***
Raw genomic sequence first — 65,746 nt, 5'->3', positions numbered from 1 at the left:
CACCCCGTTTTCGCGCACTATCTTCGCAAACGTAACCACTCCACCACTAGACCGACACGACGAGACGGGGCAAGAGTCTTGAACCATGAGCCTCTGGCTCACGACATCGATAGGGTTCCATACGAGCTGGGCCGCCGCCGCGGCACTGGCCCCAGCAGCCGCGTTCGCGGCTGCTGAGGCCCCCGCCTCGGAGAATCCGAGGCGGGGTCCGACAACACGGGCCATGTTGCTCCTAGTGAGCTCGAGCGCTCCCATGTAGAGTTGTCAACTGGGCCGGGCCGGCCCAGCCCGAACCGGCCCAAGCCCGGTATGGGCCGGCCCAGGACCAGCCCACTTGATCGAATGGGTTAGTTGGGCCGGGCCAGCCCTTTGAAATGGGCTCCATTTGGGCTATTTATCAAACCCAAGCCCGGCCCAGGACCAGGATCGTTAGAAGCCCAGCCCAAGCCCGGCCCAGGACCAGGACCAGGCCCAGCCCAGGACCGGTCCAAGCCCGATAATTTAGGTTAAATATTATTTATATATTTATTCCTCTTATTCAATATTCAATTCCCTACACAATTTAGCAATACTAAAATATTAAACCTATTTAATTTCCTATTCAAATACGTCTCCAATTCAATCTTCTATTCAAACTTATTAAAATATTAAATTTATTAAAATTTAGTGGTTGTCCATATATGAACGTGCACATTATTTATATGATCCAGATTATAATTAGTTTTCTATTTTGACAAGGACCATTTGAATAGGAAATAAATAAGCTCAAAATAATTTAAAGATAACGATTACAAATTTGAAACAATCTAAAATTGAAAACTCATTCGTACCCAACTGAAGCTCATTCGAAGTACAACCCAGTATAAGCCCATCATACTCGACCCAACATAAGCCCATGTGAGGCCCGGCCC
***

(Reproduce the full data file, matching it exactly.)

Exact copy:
Raw genomic sequence first — 65,746 nt, 5'->3', positions numbered from 1 at the left:
CACCCCGTTTTCGCGCACTATCTTCGCAAACGTAACCACTCCACCACTAGACCGACACGACGAGACGGGGCAAGAGTCTTGAACCATGAGCCTCTGGCTCACGACATCGATAGGGTTCCATACGAGCTGGGCCGCCGCCGCGGCACTGGCCCCAGCAGCCGCGTTCGCGGCTGCTGAGGCCCCCGCCTCGGAGAATCCGAGGCGGGGTCCGACAACACGGGCCATGTTGCTCCTAGTGAGCTCGAGCGCTCCCATGTAGAGTTGTCAACTGGGCCGGGCCGGCCCAGCCCGAACCGGCCCAAGCCCGGTATGGGCCGGCCCAGGACCAGCCCACTTGATCGAATGGGTTAGTTGGGCCGGGCCAGCCCTTTGAAATGGGCTCCATTTGGGCTATTTATCAAACCCAAGCCCGGCCCAGGACCAGGATCGTTAGAAGCCCAGCCCAAGCCCGGCCCAGGACCAGGACCAGGCCCAGCCCAGGACCGGTCCAAGCCCGATAATTTAGGTTAAATATTATTTATATATTTATTCCTCTTATTCAATATTCAATTCCCTACACAATTTAGCAATACTAAAATATTAAACCTATTTAATTTCCTATTCAAATACGTCTCCAATTCAATCTTCTATTCAAACTTATTAAAATATTAAATTTATTAAAATTTAGTGGTTGTCCATATATGAACGTGCACATTATTTATATGATCCAGATTATAATTAGTTTTCTATTTTGACAAGGACCATTTGAATAGGAAATAAATAAGCTCAAAATAATTTAAAGATAACGATTACAAATTTGAAACAATCTAAAATTGAAAACTCATTCGTACCCAACTGAAGCTCATTCGAAGTACAACCCAGTATAAGCCCATCATACTCGACCCAACATAAGCCCATGTGAGGCCCGGCCC